ASA

Oct 5, 2018

By Trevor Shewfelt, Pharmacist at the Dauphin Clinic Pharmacy

"Don't throw the baby out with the bath water." The story goes that in olden times, water was scarce. That is probably true. On bath day everyone used the same water and it got progressively dirtier. That also sounds reasonable. Now the kicker. The babies were bathed last. At this point the water was so dirty you couldn't see the baby in the water. As such you might accidentally toss them both together. Sounds a little fishy doesn't it? Maybe just change the phrase to, "Bathe babies first". But at least one German writer has linked this phrase to a time where we sold human beings into bondage.

ASA or aspirin has been in the news lately and people's reactions have been surprising. Usually when a study comes out saying a medication isn't as good as we thought, people are happy to quit taking it. I usually have to implore people to check with their doctors before willy nilly stopping all their meds. But I've talked to people who seem outright scared and angry about the suggestion they don't need to take ASA.

ASA does interesting things in the body. It affects the enzyme cyclooxygenase and this decreases the pro-inflammatory chemicals the prostaglandins. We think that decreasing these prostaglandins is what causes ASA to be able to decrease pain and inflammation. We think that the decrease of the prostaglandin E1 in the brain is what causes ASA to be able to decrease fever. ASA also affects platelets. Platelets help your blood to clot. ASA stops the cyclooxygenase enzyme in the platelet from forming thromboxane. This permanently disables the platelet from being able to clot for the life of the platelet which is 7 to 10 days.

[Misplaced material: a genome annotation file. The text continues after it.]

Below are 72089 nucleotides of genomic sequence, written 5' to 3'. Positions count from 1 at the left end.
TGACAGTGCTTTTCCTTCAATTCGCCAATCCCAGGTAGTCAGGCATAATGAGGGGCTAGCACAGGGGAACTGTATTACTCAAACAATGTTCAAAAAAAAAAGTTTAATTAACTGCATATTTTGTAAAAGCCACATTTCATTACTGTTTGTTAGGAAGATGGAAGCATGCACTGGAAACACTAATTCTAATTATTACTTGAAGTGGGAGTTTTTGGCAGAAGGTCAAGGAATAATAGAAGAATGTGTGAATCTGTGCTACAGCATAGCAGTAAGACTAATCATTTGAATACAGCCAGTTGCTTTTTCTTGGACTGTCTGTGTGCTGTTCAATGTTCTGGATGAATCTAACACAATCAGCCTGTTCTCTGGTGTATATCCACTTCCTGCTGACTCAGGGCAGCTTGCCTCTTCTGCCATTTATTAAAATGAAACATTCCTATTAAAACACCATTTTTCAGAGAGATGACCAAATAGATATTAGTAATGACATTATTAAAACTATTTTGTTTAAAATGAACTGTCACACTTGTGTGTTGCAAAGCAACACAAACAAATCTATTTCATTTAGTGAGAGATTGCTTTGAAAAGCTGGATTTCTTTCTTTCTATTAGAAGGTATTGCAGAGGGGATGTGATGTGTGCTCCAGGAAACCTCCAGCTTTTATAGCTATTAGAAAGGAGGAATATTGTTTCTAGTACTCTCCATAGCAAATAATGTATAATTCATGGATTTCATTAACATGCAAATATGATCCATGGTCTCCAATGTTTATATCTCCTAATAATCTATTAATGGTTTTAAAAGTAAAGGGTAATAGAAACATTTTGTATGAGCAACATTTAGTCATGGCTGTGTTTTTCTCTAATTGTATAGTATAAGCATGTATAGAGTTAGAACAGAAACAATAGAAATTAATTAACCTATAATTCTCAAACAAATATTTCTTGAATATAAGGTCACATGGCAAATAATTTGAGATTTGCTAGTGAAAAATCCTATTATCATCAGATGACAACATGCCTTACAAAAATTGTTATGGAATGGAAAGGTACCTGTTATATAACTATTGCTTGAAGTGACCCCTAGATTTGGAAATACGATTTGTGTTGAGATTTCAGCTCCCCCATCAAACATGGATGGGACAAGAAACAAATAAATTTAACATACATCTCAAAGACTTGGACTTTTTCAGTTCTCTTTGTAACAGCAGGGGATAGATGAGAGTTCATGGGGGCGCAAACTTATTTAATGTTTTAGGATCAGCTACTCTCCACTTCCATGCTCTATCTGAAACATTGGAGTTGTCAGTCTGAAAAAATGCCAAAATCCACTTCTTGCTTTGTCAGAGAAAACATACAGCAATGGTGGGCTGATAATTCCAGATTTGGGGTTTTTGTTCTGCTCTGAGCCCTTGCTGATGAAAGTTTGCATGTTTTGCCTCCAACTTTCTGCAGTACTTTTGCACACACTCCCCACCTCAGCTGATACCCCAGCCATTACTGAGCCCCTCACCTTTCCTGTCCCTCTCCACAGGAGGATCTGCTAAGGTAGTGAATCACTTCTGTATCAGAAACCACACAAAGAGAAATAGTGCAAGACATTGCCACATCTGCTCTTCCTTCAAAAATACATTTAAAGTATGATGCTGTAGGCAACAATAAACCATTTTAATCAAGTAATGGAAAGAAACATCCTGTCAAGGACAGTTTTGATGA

Because of this increase in bleeding risk, ASA has fallen out of favor as a pain and fever fighter and taken on a new role. Low dose ASA is now used routinely to prevent heart attacks and strokes in certain patients. Researchers have found that when we give ASA at low doses, it doesn't bother the stomach as much, but still completely knocks out enough platelets to stop blood clots forming in dangerous places. If a blood clot forms in the brain, a part of the brain dies and that is a stroke. If a blood clot forms in a vessel feeding the heart muscle, a piece of the heart muscle dies and that is a heart attack.

Let's look at what the study in the news is saying. First, we need some definitions. Primary prevention when a person takes a treatment to try to prevent a disease that has never happened before in that person. Secondary prevention is a treatment to prevent a disease that has already happened from happening again. Starting in the 1980's researchers found that people who had heart attacks and strokes were less likely to have a second heart attack or stroke if they took ASA. That is secondary prevention. Everyone still agrees on using ASA for secondary prevention. ASA definitely still reduces the chances of heart attack and stroke in people who have had one already.

The Heart Research Institute says every 7 minutes someone in Canada dies of heart disease or stroke. If ASA prevents heart attacks and strokes and it is very inexpensive, why shouldn't we put all adults on it? It is a risk benefit thing. If someone is at a low risk for a heart attack or stroke, previous studies showed ASA only prevents a cardiovascular event once out of every 1000 people on ASA. The problem is the ASA will cause about the same number of serious bleeds in the stomach or the brain. The risk benefit calculation doesn't even change if the patient has just diabetes. Having just diabetes increases your risk of heart attack and stroke, but giving ASA to someone with just diabetes doesn't prevent enough cardiovascular events to outweigh the bleeding risk.